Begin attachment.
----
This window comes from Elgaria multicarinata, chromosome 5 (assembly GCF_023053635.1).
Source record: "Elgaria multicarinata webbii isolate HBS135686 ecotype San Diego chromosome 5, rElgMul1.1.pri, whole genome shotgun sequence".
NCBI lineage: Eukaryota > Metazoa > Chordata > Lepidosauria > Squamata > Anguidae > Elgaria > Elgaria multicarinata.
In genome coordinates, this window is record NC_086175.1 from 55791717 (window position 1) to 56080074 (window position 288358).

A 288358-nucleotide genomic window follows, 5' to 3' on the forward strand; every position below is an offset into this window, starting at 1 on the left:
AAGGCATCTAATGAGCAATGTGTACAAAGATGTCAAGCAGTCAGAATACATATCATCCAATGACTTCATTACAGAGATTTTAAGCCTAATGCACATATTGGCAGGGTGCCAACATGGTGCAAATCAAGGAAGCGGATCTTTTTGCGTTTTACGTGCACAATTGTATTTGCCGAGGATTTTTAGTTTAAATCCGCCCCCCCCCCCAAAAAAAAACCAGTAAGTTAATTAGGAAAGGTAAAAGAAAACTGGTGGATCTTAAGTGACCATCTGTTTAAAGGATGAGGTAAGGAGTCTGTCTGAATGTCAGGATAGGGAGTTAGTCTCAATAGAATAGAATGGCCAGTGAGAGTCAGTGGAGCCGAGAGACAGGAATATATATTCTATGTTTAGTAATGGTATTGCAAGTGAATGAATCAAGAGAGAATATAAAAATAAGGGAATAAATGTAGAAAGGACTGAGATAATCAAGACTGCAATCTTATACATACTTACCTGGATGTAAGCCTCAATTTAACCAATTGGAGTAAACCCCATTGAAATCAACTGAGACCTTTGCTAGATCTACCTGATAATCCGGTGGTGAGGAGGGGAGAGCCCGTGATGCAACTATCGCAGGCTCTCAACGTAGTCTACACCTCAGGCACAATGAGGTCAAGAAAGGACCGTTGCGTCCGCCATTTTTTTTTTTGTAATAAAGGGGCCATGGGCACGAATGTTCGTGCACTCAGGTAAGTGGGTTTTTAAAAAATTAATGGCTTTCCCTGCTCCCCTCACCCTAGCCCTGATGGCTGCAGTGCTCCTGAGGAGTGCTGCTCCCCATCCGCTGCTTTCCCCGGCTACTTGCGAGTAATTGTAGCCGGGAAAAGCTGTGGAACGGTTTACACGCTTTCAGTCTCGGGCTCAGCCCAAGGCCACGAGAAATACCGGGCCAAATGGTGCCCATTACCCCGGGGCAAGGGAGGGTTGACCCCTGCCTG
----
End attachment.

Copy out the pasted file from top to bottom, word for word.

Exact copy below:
This window comes from Elgaria multicarinata, chromosome 5 (assembly GCF_023053635.1).
Source record: "Elgaria multicarinata webbii isolate HBS135686 ecotype San Diego chromosome 5, rElgMul1.1.pri, whole genome shotgun sequence".
NCBI lineage: Eukaryota > Metazoa > Chordata > Lepidosauria > Squamata > Anguidae > Elgaria > Elgaria multicarinata.
In genome coordinates, this window is record NC_086175.1 from 55791717 (window position 1) to 56080074 (window position 288358).

A 288358-nucleotide genomic window follows, 5' to 3' on the forward strand; every position below is an offset into this window, starting at 1 on the left:
AAGGCATCTAATGAGCAATGTGTACAAAGATGTCAAGCAGTCAGAATACATATCATCCAATGACTTCATTACAGAGATTTTAAGCCTAATGCACATATTGGCAGGGTGCCAACATGGTGCAAATCAAGGAAGCGGATCTTTTTGCGTTTTACGTGCACAATTGTATTTGCCGAGGATTTTTAGTTTAAATCCGCCCCCCCCCCCAAAAAAAAACCAGTAAGTTAATTAGGAAAGGTAAAAGAAAACTGGTGGATCTTAAGTGACCATCTGTTTAAAGGATGAGGTAAGGAGTCTGTCTGAATGTCAGGATAGGGAGTTAGTCTCAATAGAATAGAATGGCCAGTGAGAGTCAGTGGAGCCGAGAGACAGGAATATATATTCTATGTTTAGTAATGGTATTGCAAGTGAATGAATCAAGAGAGAATATAAAAATAAGGGAATAAATGTAGAAAGGACTGAGATAATCAAGACTGCAATCTTATACATACTTACCTGGATGTAAGCCTCAATTTAACCAATTGGAGTAAACCCCATTGAAATCAACTGAGACCTTTGCTAGATCTACCTGATAATCCGGTGGTGAGGAGGGGAGAGCCCGTGATGCAACTATCGCAGGCTCTCAACGTAGTCTACACCTCAGGCACAATGAGGTCAAGAAAGGACCGTTGCGTCCGCCATTTTTTTTTTTGTAATAAAGGGGCCATGGGCACGAATGTTCGTGCACTCAGGTAAGTGGGTTTTTAAAAAATTAATGGCTTTCCCTGCTCCCCTCACCCTAGCCCTGATGGCTGCAGTGCTCCTGAGGAGTGCTGCTCCCCATCCGCTGCTTTCCCCGGCTACTTGCGAGTAATTGTAGCCGGGAAAAGCTGTGGAACGGTTTACACGCTTTCAGTCTCGGGCTCAGCCCAAGGCCACGAGAAATACCGGGCCAAATGGTGCCCATTACCCCGGGGCAAGGGAGGGTTGACCCCTGCCTG